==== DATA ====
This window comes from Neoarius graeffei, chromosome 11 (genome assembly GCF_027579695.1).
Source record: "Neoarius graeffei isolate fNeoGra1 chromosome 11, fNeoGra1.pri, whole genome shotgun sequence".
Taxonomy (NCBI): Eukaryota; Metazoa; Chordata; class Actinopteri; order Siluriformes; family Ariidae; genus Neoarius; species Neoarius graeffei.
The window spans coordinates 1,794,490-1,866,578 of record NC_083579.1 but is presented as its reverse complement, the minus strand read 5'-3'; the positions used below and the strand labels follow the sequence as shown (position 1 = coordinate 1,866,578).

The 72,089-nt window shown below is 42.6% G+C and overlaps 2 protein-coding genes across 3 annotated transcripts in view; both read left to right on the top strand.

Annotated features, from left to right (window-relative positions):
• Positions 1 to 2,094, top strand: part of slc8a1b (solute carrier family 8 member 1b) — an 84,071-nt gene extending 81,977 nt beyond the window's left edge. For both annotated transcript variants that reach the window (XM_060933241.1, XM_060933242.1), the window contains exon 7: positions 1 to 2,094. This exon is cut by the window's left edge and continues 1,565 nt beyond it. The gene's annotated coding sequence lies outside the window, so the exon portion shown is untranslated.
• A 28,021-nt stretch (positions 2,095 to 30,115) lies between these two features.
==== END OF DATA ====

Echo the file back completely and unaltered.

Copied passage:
This window comes from Neoarius graeffei, chromosome 11 (genome assembly GCF_027579695.1).
Source record: "Neoarius graeffei isolate fNeoGra1 chromosome 11, fNeoGra1.pri, whole genome shotgun sequence".
Taxonomy (NCBI): Eukaryota; Metazoa; Chordata; class Actinopteri; order Siluriformes; family Ariidae; genus Neoarius; species Neoarius graeffei.
The window spans coordinates 1,794,490-1,866,578 of record NC_083579.1 but is presented as its reverse complement, the minus strand read 5'-3'; the positions used below and the strand labels follow the sequence as shown (position 1 = coordinate 1,866,578).

The 72,089-nt window shown below is 42.6% G+C and overlaps 2 protein-coding genes across 3 annotated transcripts in view; both read left to right on the top strand.

Annotated features, from left to right (window-relative positions):
• Positions 1 to 2,094, top strand: part of slc8a1b (solute carrier family 8 member 1b) — an 84,071-nt gene extending 81,977 nt beyond the window's left edge. For both annotated transcript variants that reach the window (XM_060933241.1, XM_060933242.1), the window contains exon 7: positions 1 to 2,094. This exon is cut by the window's left edge and continues 1,565 nt beyond it. The gene's annotated coding sequence lies outside the window, so the exon portion shown is untranslated.
• A 28,021-nt stretch (positions 2,095 to 30,115) lies between these two features.